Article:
“I believe paint should be pleasing to the eye, harmonious with furniture, and appropriate to the lighting conditions in each room,” says Chicago-based interior designer Cynthia Espy, who has a specialty in paint color consulting. To make her dining room a true feast for the senses, she chose Benjamin Moore Coral Rock. “It has a terracotta glow during the day and is gorgeous at night, especially in candlelight—warm but not too sweet,” says Espy, pointing out how it brings out the rich hues in her area rug and contrasts with the coffered ceiling.

    Related: 9 Paint Color Rules Worth Breaking

  7. A grown-up shade of gray

    Meredith's bookcases

    Meredith McBride Kipp

    “For our new library, we were going for a dark, sexy, menswear vibe with tufted leather and brass hardware,” says Meredith McBride Kipp, a designer, stylist, and decor blogger based in New Jersey. “We did the floor-to-ceiling built-in bookshelves in Benjamin Moore Deep Space. It’s a deep charcoal gray with the subtlest hint of a slate blue that pairs well with the crisp white trim and ceiling.”

    Related: 11 Problems You Can Solve with Paint

  8. A creamy new neutral

    Jennifer vreeland mcdermott kitchen

    Jennifer Vreeland McDermott

    It was a challenge for Jennifer Vreeland McDermott to find the right shade for the walls of her kitchen, which features white cabinets, a slate floor, and white-and-cobalt blue accent tiles. “I wanted a neutral other than white, and nothing in the gray family worked, nor did tan or beige,” says the owner of Englewood Cliffs, New Jersey-based full-service interior design firm JV Design. Ultimately she opted for Farrow & Ball Ringwold Ground. “It’s a rich cream that blends with everything,” she says. Another advantage: “I doubt that this color will ever get dated—it’s the ideal neutral.”

    Related: 10 Unusual Tricks for Your Easiest-Ever Paint Job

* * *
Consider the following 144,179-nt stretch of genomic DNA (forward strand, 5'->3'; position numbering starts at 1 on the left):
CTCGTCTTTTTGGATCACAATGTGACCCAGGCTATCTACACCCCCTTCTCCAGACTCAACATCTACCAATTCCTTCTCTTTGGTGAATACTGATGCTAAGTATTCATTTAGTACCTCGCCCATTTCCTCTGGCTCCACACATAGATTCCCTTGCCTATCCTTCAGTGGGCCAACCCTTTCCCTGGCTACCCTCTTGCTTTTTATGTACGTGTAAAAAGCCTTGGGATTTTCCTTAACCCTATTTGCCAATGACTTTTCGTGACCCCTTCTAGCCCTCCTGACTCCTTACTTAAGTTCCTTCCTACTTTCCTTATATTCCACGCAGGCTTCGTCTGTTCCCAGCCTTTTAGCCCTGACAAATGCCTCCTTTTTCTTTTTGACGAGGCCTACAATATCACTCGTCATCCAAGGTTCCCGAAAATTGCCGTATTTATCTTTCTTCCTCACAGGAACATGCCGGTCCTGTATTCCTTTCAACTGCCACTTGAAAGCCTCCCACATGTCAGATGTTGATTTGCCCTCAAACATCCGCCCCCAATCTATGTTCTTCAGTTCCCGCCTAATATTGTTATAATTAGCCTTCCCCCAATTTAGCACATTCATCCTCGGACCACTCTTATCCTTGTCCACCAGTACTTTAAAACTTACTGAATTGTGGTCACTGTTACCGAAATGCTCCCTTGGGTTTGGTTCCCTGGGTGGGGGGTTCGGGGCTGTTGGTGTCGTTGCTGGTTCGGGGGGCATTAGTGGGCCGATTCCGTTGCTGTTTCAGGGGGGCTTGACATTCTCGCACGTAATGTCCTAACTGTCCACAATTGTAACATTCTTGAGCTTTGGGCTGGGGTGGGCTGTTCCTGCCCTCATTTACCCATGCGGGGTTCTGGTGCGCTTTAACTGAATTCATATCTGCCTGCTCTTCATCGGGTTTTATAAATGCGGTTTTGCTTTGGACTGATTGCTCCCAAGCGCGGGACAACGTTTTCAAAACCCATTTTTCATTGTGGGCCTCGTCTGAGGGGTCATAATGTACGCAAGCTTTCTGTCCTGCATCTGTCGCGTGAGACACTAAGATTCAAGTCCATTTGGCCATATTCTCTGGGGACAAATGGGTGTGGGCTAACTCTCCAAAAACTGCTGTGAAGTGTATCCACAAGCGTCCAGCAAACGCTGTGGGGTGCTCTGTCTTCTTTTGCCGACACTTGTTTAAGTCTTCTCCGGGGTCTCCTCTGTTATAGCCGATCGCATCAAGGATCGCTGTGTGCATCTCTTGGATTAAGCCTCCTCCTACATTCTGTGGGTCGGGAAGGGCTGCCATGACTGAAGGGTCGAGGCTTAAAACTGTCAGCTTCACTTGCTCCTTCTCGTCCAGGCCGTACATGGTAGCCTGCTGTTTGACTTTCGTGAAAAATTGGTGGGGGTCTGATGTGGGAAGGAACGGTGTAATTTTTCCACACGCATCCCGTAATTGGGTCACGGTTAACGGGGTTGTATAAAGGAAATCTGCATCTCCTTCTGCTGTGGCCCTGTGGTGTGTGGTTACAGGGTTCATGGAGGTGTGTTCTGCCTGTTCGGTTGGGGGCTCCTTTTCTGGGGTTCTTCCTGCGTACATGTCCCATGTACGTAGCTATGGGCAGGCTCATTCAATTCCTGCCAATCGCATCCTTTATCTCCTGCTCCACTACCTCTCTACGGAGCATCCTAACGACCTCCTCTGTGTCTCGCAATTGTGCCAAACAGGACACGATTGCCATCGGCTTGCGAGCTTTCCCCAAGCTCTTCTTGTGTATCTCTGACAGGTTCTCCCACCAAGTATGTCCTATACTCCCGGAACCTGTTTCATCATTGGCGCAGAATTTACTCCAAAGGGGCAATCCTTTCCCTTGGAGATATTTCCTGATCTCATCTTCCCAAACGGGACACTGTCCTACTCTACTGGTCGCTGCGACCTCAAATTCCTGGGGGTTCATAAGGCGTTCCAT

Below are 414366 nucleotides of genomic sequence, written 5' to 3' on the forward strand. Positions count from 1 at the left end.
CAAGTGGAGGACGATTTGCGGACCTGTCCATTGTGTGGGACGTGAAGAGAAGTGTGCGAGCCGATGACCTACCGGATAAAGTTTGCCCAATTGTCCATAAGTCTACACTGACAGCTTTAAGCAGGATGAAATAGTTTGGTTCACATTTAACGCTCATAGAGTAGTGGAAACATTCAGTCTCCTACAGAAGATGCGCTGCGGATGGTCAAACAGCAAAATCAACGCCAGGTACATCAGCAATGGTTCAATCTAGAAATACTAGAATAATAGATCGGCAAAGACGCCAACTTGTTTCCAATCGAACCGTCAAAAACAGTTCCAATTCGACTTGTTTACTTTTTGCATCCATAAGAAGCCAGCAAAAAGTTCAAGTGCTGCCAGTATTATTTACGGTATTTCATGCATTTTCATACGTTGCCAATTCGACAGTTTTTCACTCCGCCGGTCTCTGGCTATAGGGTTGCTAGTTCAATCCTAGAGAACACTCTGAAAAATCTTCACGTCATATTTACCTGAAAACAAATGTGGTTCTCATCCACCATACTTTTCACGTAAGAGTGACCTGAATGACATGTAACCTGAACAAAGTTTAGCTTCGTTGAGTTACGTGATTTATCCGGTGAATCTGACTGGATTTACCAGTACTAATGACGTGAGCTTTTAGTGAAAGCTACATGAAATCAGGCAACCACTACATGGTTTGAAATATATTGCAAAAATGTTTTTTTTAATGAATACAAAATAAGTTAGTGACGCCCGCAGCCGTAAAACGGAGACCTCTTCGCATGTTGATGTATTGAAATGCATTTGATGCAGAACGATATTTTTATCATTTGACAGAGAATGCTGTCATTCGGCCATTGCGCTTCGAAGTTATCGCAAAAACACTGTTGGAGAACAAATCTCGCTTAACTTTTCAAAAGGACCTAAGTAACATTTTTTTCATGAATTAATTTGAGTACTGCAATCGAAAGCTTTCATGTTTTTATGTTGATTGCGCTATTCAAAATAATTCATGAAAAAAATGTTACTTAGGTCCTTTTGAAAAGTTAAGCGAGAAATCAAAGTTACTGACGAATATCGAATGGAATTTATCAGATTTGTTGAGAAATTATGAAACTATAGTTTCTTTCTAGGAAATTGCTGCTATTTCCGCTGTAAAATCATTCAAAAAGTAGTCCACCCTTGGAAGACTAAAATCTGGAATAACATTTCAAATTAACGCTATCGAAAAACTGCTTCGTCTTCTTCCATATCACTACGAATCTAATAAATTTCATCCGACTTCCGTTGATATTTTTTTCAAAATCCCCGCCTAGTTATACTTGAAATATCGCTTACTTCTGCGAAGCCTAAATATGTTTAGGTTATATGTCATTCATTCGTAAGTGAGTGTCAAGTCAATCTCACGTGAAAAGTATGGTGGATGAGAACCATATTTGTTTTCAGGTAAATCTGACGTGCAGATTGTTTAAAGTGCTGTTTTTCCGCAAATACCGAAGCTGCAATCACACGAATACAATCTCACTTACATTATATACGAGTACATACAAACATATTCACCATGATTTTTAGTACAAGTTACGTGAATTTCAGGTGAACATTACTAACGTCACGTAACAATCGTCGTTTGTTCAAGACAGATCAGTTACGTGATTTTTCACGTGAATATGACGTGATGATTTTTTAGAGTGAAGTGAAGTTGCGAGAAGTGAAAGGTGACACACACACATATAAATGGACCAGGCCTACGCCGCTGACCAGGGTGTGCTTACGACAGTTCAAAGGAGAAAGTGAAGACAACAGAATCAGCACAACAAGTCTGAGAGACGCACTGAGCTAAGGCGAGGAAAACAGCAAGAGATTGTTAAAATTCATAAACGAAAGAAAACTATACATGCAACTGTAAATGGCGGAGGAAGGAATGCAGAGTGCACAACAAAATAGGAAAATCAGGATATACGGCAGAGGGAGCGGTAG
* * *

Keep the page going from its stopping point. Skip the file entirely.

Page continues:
9. The most flattering pink

    Jennifer morris bedroom

    JMorris Design

    “Paint is an imperative part of setting the tone in a room,” says Jennifer Morris of JMorris Design, a bespoke interior design studio in Brooklyn, New York. To assure pleasant dreams—and a beautiful dreamer—Morris picked Benjamin Moore Fondant, a cream with a pale pink cast, for her bedroom. “Pink is generally a great complement for any skin tone,” she explains, saying she prefers this shade’s soft, subtly sexy vibe to more obvious girlie pinks. She likes it so much, in fact, she eschewed the traditional route of contrasting trim and went monochromatic, doing baseboard and ceiling in Fondant as well.

    Related: 10 Color Picks to Set Any Mood in Your Bedroom

  10. A smart approach to bold

    Behr blue metal


    Committing to a bold color choice can be intimidating, so Danielle Coleman, an independent interior designer in Island Park, Illinois, suggests going for it in a small room. “I like more neutral shades in big spaces, but I'll go bold in smaller rooms—that way it's easier to repaint if I change my mind,” she explains. Case in point: Coleman used Behr Premium Plus Ultra in Blue Metal, in a semi-gloss sheen, for the walls and vanity of her master bathroom. “The bath has high white wainscoting and white marble tile, so I wanted a dark color to warm things up and provide a stark contrast,” she says. Designer-to- DIYer tip: “Having the walls match the vanity makes the vanity feel that much more custom,” Coleman says.

    Related: 12 Easy Fixes for a Botched Paint Job

  11. A lullaby in gray

    Benjamin moore classic gray paint

    Zillow Digs home in Orinda, CA, painted in a similar color

    For sleeping serenity, Melissa Warner Rothblum of Massucco Warner Miller, which has offices in Seattle and Los Angeles, chose Benjamin Moore Classic Grey. “This is the perfect soft gray for my master bedroom walls, because it gives just the right amount of color without being overpowering,” she explains. “It's very soothing and relaxing—just right for a master.”

    Related: The 8 Best Paint Colors for a Restful Sleep

  12. See the House of the Week